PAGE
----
Persons who consider rigorousness inherently rude think Sen. Paul Tsongas (D-Mass.) was received rudely when he went before a Senate subcommittee to testify, as principal sponsor, for the resurrected Equal Rights Amendment, which says: "Equality of rights under the law shall not be denied or abridged by the United States or any state on account of sex." Chairman Orin Hatch (R-Utah) simply asked Tsongas what the amendment means. This question caused Tsongas to show that he does not know and does not deeply care.
Hatch's point, which Tsongas unwillingly confirmed, is that ERA bestows a right without identifying it. Most debates about constitutional amendments (limiting abortion, permitting school prayer, abolishing the Electoral College, establishing a six-year presidential term) concern whether the amendment would be beneficial. Debate about ERA concerns what ERA means.
Tsongas began with the ritual announcement that it is "unseemly" for males to say what is good for women. Then he showed that although he says ERA would be good for women, he does not claim to know what it would do.
Hatch began by asking what standard of review ERA would establish for legislation involving sex classifications. Would the standard be as strict as standards applying to such "suspect classifications" as those involving race, religion or national origin? Virtually any law with such classifications is nullified. Instead of answering, Tsongas imprudently asked for specific problems.
So Hatch asked whether, under ERA, the practice of giving some hiring preference in public jobs to veterans would be unconstitutional because most veterans are men. Tsongas answered: "We have what's called the Supreme Court, which is in a position to resolve those particular matters."
Hatch asked whether those ERA advocates are correct who say ERA would prohibit limits on federal funding for abortions. Tsongas said courts would answer that. Hatch asked whether, as many ERA advocates say, ERA would make it unconstitutional for single-sex colleges to receive federal aid, or federal assistance for students, or tax-exempt status. Tsongas said he had a "personal view" but that "these issues are going to be decided in the courts."
Hatch asked if ERA would require denial of tax exemption for, say, Catholic churches (because there are no women priests) and Orthodox synagogues (where the sexes are segregated). (The National Organization for Women demands that seminaries recruit men and women equally and tax exemptions be denied "any church actively opposed to abortion or ordaining women.") Tsongas conceded that "the issue of the ERA and the issue of freedom of religion are in some conflict," and he said courts would decide.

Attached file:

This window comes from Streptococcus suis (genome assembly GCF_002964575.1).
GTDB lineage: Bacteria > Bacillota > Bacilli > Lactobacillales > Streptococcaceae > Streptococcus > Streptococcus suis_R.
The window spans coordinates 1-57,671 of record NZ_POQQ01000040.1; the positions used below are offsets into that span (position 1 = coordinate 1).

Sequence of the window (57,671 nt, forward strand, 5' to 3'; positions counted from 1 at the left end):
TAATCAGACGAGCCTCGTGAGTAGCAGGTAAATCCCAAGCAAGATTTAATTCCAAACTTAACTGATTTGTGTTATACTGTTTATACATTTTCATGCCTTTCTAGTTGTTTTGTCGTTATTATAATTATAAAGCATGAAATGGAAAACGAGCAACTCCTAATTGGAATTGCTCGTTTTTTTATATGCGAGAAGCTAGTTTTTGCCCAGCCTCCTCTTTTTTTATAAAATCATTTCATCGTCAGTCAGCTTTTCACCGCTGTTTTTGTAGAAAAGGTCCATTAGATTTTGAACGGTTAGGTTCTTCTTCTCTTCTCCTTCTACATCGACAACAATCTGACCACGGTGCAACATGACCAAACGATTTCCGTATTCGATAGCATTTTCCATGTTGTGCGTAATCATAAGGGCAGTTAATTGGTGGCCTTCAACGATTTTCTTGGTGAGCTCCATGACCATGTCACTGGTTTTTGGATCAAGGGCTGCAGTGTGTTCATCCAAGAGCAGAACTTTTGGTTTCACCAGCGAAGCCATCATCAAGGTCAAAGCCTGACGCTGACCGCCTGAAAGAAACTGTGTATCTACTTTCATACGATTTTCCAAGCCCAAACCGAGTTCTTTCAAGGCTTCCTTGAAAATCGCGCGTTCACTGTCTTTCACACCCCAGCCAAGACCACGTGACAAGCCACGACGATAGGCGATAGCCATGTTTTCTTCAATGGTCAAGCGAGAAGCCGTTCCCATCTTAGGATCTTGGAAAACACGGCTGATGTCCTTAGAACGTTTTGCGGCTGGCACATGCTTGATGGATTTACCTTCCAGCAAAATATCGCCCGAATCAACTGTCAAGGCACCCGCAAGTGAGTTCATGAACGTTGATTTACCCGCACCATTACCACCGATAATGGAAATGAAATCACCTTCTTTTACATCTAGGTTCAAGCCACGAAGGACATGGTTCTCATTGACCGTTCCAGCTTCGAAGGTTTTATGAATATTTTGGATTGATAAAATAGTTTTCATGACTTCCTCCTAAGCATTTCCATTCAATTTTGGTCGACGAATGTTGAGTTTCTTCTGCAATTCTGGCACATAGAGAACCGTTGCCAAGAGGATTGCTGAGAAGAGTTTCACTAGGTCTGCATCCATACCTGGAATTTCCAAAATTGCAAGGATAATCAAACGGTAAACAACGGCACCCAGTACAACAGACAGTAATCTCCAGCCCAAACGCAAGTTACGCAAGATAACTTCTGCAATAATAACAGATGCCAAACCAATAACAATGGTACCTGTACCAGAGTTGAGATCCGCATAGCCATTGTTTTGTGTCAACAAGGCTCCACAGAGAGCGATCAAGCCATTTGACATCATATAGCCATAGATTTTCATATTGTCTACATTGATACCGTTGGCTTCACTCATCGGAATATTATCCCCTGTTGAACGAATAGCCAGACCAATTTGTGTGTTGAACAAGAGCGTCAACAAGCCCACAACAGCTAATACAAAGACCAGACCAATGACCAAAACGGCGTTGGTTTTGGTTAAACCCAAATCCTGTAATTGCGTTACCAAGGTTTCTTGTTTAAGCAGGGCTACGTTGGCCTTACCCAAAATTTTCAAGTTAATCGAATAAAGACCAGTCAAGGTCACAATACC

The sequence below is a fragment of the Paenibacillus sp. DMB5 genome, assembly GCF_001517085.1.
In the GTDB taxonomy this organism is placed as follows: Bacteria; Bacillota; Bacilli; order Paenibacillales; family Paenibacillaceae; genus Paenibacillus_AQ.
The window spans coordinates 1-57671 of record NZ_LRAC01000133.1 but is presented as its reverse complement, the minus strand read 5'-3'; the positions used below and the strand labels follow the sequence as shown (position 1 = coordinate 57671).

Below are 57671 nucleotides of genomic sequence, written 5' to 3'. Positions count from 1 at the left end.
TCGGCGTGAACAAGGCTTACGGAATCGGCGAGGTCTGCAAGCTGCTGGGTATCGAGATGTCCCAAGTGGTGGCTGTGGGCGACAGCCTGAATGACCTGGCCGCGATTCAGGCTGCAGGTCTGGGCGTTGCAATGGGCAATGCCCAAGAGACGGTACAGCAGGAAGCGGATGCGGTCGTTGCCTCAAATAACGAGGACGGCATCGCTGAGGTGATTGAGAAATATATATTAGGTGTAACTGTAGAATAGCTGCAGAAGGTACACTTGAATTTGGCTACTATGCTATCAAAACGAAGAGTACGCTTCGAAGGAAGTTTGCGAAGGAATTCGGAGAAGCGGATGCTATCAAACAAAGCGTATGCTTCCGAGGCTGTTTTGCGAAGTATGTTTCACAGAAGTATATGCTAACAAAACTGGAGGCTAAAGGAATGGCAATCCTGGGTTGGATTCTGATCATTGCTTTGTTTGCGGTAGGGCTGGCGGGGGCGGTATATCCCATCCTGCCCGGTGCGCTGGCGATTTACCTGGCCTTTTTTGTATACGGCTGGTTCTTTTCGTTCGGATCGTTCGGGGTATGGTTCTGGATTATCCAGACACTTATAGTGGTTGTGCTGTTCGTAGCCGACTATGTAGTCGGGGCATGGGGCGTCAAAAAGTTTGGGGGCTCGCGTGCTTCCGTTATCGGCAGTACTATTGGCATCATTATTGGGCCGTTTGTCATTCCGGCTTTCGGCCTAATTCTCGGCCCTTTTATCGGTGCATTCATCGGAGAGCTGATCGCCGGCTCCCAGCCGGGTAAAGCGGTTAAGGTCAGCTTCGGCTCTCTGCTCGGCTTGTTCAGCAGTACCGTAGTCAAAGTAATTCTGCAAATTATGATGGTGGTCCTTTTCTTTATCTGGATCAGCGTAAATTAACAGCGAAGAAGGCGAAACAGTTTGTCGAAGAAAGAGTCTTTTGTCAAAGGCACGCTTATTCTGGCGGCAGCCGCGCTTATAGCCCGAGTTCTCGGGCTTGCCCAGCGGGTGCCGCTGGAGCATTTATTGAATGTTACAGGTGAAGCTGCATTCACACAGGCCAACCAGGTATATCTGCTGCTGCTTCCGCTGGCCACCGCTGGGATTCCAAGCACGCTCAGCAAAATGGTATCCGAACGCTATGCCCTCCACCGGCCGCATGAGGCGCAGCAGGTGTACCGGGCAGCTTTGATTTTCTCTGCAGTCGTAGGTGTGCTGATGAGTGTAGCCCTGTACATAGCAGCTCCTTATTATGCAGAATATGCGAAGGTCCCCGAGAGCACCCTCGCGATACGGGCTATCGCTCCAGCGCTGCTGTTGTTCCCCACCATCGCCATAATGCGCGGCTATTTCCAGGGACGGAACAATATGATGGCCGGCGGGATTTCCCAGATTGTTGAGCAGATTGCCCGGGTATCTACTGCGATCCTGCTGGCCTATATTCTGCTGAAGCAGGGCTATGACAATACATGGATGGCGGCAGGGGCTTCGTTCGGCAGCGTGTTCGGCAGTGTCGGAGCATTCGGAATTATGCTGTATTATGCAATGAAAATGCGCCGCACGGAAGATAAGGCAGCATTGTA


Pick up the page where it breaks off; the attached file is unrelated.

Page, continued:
Hatch asked if, as some scholars say, ERA would prohibit sex-based distinctions in insurance, regardless of life expectancies and accident rates. Would, as some ERA supporters say, ERA require equal leave time for men and women during a pregnancy? Would, as many ERA supporters say, ERA ban discrimination in housing on the basis of marital status (because females head many single-parent families)? Would, as some scholars say, ERA prohibit segregation of sexes for sex-education classes? Would ERA end the right of Congress to enact male-only draft registration? Would ERA require women to be assigned to combat units on the same basis as men? Would WAC units be unconstitutional? Would, as some scholars think, the standard of review implied by ERA --a standard like that used on race classifications--overturn laws forbidding homosexual marriages, just as anti-miscegenation laws have been overturned? Would, as the U.S. Civil Rights Commission implies, ERA conflict with seniority systems because women often have less seniority than men?
Repeatedly, Tsongas said he had certain "feelings" about what "adjustments" might be required, but that courts would decide. Losing his temper, Tsongas denounced Hatch for not giving him the questions in advance. Hatch noted that Tsongas was demanding a privilege not extended to persons who are not senators, and that Tsongas has been promoting ERA for a decade, so he has had time to think about these questions. Tsongas angrily vowed to submit written opinions. But why bother? He is content to have courts make policy.
Tsongas said all constitutional amendments generate litigation. Yes, said Hatch, but other amendments are not intended to generate litigation; ERA is designed to pass hundreds of anticipatable controversies to the unaccountable branch of government. Tsongas said Hatch favors an amendment concerning abortion that would generate litigation. Hatch replied that it probably would. But it aims simply to restore to states the power they once had (before the 1973 Supreme Court rulings) to regulate abortions. So his amendment is the reverse of ERA; his amendment aims to restore policy- making to representative institutions.
Tsongas' testimony exemplified the complacent abdication of responsibility by legislators. It also shows how persons preening themselves on their love of "equality" play judicial roulette with sensitive social policies.